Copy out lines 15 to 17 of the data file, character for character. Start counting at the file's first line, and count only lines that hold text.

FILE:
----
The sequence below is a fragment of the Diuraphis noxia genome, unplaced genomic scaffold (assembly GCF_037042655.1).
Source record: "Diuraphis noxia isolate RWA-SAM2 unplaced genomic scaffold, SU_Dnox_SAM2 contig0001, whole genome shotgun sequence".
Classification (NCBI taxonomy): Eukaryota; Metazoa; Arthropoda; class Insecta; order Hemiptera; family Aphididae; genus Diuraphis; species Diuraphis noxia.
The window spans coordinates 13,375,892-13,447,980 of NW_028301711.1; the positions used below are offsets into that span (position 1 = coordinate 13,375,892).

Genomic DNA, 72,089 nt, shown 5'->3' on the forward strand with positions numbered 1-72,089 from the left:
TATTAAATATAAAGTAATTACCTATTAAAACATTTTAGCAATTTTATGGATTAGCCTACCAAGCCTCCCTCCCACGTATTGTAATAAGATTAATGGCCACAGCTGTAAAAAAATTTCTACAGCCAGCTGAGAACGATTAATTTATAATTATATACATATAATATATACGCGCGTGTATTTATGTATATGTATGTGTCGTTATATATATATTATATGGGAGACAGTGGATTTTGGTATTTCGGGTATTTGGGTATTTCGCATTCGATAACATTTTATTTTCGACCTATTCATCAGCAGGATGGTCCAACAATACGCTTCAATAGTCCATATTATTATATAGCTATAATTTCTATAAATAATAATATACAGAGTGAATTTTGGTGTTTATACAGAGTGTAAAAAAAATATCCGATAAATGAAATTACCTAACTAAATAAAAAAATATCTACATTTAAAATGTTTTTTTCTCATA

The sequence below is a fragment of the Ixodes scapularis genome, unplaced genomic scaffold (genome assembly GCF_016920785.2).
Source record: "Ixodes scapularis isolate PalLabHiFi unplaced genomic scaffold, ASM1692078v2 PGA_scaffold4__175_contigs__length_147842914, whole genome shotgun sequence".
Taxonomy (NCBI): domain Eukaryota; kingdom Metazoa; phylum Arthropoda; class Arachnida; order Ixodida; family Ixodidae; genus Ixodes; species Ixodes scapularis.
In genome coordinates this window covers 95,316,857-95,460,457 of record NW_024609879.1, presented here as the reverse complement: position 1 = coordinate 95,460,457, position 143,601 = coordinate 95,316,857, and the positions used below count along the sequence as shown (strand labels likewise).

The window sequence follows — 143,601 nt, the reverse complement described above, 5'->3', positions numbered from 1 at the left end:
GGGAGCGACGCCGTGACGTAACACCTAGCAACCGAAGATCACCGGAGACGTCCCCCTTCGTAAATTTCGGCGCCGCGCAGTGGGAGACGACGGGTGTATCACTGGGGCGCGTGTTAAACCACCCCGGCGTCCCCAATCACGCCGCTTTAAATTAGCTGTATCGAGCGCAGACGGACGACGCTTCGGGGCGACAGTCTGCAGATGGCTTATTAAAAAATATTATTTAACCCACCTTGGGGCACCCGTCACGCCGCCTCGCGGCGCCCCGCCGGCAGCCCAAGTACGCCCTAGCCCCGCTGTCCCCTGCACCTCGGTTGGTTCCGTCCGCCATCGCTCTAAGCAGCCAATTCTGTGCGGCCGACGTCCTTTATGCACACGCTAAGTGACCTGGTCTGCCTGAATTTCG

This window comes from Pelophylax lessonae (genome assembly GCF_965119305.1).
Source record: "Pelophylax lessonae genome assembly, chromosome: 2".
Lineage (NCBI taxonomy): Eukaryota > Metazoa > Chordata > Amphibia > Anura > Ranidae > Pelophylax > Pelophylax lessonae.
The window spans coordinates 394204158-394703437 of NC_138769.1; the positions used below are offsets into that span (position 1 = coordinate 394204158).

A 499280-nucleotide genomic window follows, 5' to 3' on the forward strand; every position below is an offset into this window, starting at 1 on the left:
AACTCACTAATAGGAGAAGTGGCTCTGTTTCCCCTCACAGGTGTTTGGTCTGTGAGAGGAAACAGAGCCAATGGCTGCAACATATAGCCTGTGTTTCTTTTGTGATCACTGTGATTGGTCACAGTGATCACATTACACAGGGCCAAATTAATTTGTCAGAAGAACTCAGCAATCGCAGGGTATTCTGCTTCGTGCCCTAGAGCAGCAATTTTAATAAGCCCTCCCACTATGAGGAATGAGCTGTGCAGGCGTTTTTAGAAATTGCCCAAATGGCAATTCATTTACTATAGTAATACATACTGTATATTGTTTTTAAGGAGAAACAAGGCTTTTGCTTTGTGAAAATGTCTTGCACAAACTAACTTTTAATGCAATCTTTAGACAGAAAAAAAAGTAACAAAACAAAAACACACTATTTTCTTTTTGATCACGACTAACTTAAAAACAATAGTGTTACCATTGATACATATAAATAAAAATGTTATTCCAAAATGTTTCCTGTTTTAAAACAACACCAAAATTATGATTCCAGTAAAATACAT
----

Lineage (NCBI taxonomy): Eukaryota > Metazoa > Chordata > Amphibia > Anura > Ranidae > Pelophylax > Pelophylax lessonae.
The window spans coordinates 394204158-394703437 of NC_138769.1; the positions used below are offsets into that span (position 1 = coordinate 394204158).

A 499280-nucleotide genomic window follows, 5' to 3' on the forward strand; every position below is an offset into this window, starting at 1 on the left: